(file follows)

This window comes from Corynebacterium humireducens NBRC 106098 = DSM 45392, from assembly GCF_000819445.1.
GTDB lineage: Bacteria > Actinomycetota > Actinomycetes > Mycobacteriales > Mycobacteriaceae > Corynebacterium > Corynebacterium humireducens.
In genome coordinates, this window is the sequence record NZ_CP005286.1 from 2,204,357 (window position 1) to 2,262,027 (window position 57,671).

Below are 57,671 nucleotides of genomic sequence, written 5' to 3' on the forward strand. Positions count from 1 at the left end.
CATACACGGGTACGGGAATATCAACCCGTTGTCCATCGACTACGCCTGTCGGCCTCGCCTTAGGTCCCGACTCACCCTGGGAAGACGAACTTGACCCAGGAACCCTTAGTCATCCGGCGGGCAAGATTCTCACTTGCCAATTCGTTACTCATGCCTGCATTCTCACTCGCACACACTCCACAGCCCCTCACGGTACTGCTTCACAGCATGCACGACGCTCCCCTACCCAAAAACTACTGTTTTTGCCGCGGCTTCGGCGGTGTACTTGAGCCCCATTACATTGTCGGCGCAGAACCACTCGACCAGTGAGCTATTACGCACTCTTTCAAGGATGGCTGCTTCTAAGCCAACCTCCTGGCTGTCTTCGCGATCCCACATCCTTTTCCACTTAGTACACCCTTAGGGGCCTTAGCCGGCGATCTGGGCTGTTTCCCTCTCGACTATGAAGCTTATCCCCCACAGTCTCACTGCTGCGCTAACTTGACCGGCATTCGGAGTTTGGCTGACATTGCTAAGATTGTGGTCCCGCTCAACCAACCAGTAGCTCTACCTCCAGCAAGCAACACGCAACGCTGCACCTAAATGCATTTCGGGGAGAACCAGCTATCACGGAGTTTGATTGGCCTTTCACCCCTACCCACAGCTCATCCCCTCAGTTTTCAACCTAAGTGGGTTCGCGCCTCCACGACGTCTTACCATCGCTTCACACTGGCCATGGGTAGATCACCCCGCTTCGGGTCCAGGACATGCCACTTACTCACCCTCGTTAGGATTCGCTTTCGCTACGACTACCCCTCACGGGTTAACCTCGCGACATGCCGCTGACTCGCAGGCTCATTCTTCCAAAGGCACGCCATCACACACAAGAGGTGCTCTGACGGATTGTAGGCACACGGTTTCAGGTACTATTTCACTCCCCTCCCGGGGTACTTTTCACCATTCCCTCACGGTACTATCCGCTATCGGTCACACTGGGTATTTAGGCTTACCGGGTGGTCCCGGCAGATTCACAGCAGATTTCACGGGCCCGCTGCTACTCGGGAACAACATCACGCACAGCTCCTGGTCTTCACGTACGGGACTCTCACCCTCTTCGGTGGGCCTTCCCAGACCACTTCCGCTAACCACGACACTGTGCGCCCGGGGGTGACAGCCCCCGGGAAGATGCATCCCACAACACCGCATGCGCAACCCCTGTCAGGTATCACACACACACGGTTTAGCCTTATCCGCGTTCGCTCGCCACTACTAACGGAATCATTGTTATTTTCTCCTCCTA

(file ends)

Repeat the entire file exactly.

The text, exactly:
This window comes from Corynebacterium humireducens NBRC 106098 = DSM 45392, from assembly GCF_000819445.1.
GTDB lineage: Bacteria > Actinomycetota > Actinomycetes > Mycobacteriales > Mycobacteriaceae > Corynebacterium > Corynebacterium humireducens.
In genome coordinates, this window is the sequence record NZ_CP005286.1 from 2,204,357 (window position 1) to 2,262,027 (window position 57,671).

Below are 57,671 nucleotides of genomic sequence, written 5' to 3' on the forward strand. Positions count from 1 at the left end.
CATACACGGGTACGGGAATATCAACCCGTTGTCCATCGACTACGCCTGTCGGCCTCGCCTTAGGTCCCGACTCACCCTGGGAAGACGAACTTGACCCAGGAACCCTTAGTCATCCGGCGGGCAAGATTCTCACTTGCCAATTCGTTACTCATGCCTGCATTCTCACTCGCACACACTCCACAGCCCCTCACGGTACTGCTTCACAGCATGCACGACGCTCCCCTACCCAAAAACTACTGTTTTTGCCGCGGCTTCGGCGGTGTACTTGAGCCCCATTACATTGTCGGCGCAGAACCACTCGACCAGTGAGCTATTACGCACTCTTTCAAGGATGGCTGCTTCTAAGCCAACCTCCTGGCTGTCTTCGCGATCCCACATCCTTTTCCACTTAGTACACCCTTAGGGGCCTTAGCCGGCGATCTGGGCTGTTTCCCTCTCGACTATGAAGCTTATCCCCCACAGTCTCACTGCTGCGCTAACTTGACCGGCATTCGGAGTTTGGCTGACATTGCTAAGATTGTGGTCCCGCTCAACCAACCAGTAGCTCTACCTCCAGCAAGCAACACGCAACGCTGCACCTAAATGCATTTCGGGGAGAACCAGCTATCACGGAGTTTGATTGGCCTTTCACCCCTACCCACAGCTCATCCCCTCAGTTTTCAACCTAAGTGGGTTCGCGCCTCCACGACGTCTTACCATCGCTTCACACTGGCCATGGGTAGATCACCCCGCTTCGGGTCCAGGACATGCCACTTACTCACCCTCGTTAGGATTCGCTTTCGCTACGACTACCCCTCACGGGTTAACCTCGCGACATGCCGCTGACTCGCAGGCTCATTCTTCCAAAGGCACGCCATCACACACAAGAGGTGCTCTGACGGATTGTAGGCACACGGTTTCAGGTACTATTTCACTCCCCTCCCGGGGTACTTTTCACCATTCCCTCACGGTACTATCCGCTATCGGTCACACTGGGTATTTAGGCTTACCGGGTGGTCCCGGCAGATTCACAGCAGATTTCACGGGCCCGCTGCTACTCGGGAACAACATCACGCACAGCTCCTGGTCTTCACGTACGGGACTCTCACCCTCTTCGGTGGGCCTTCCCAGACCACTTCCGCTAACCACGACACTGTGCGCCCGGGGGTGACAGCCCCCGGGAAGATGCATCCCACAACACCGCATGCGCAACCCCTGTCAGGTATCACACACACACGGTTTAGCCTTATCCGCGTTCGCTCGCCACTACTAACGGAATCATTGTTATTTTCTCCTCCTA